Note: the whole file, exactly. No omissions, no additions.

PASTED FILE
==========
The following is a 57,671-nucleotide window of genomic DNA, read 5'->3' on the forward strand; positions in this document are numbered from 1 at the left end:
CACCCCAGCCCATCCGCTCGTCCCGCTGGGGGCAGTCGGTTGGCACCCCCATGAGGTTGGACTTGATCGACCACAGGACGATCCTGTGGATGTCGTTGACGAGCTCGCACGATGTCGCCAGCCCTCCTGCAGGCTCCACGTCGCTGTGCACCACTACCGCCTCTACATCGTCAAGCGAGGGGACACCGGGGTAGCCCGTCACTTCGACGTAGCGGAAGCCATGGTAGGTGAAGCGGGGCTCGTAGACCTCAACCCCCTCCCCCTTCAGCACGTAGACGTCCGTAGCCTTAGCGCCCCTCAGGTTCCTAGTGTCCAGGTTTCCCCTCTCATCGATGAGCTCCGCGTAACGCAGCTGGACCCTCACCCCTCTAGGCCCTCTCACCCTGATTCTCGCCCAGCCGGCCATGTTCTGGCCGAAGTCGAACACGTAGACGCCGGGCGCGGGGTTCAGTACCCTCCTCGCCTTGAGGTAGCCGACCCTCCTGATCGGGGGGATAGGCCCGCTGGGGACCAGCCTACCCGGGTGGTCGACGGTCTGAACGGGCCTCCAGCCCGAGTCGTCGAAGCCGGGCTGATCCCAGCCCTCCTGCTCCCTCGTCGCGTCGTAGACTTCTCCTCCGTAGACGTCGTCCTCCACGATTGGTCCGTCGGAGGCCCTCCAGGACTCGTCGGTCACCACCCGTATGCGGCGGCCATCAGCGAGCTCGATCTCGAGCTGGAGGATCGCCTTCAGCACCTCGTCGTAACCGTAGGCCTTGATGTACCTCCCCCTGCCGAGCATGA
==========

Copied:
The following is a 57,671-nucleotide window of genomic DNA, read 5'->3' on the forward strand; positions in this document are numbered from 1 at the left end:
CACCCCAGCCCATCCGCTCGTCCCGCTGGGGGCAGTCGGTTGGCACCCCCATGAGGTTGGACTTGATCGACCACAGGACGATCCTGTGGATGTCGTTGACGAGCTCGCACGATGTCGCCAGCCCTCCTGCAGGCTCCACGTCGCTGTGCACCACTACCGCCTCTACATCGTCAAGCGAGGGGACACCGGGGTAGCCCGTCACTTCGACGTAGCGGAAGCCATGGTAGGTGAAGCGGGGCTCGTAGACCTCAACCCCCTCCCCCTTCAGCACGTAGACGTCCGTAGCCTTAGCGCCCCTCAGGTTCCTAGTGTCCAGGTTTCCCCTCTCATCGATGAGCTCCGCGTAACGCAGCTGGACCCTCACCCCTCTAGGCCCTCTCACCCTGATTCTCGCCCAGCCGGCCATGTTCTGGCCGAAGTCGAACACGTAGACGCCGGGCGCGGGGTTCAGTACCCTCCTCGCCTTGAGGTAGCCGACCCTCCTGATCGGGGGGATAGGCCCGCTGGGGACCAGCCTACCCGGGTGGTCGACGGTCTGAACGGGCCTCCAGCCCGAGTCGTCGAAGCCGGGCTGATCCCAGCCCTCCTGCTCCCTCGTCGCGTCGTAGACTTCTCCTCCGTAGACGTCGTCCTCCACGATTGGTCCGTCGGAGGCCCTCCAGGACTCGTCGGTCACCACCCGTATGCGGCGGCCATCAGCGAGCTCGATCTCGAGCTGGAGGATCGCCTTCAGCACCTCGTCGTAACCGTAGGCCTTGATGTACCTCCCCCTGCCGAGCATGA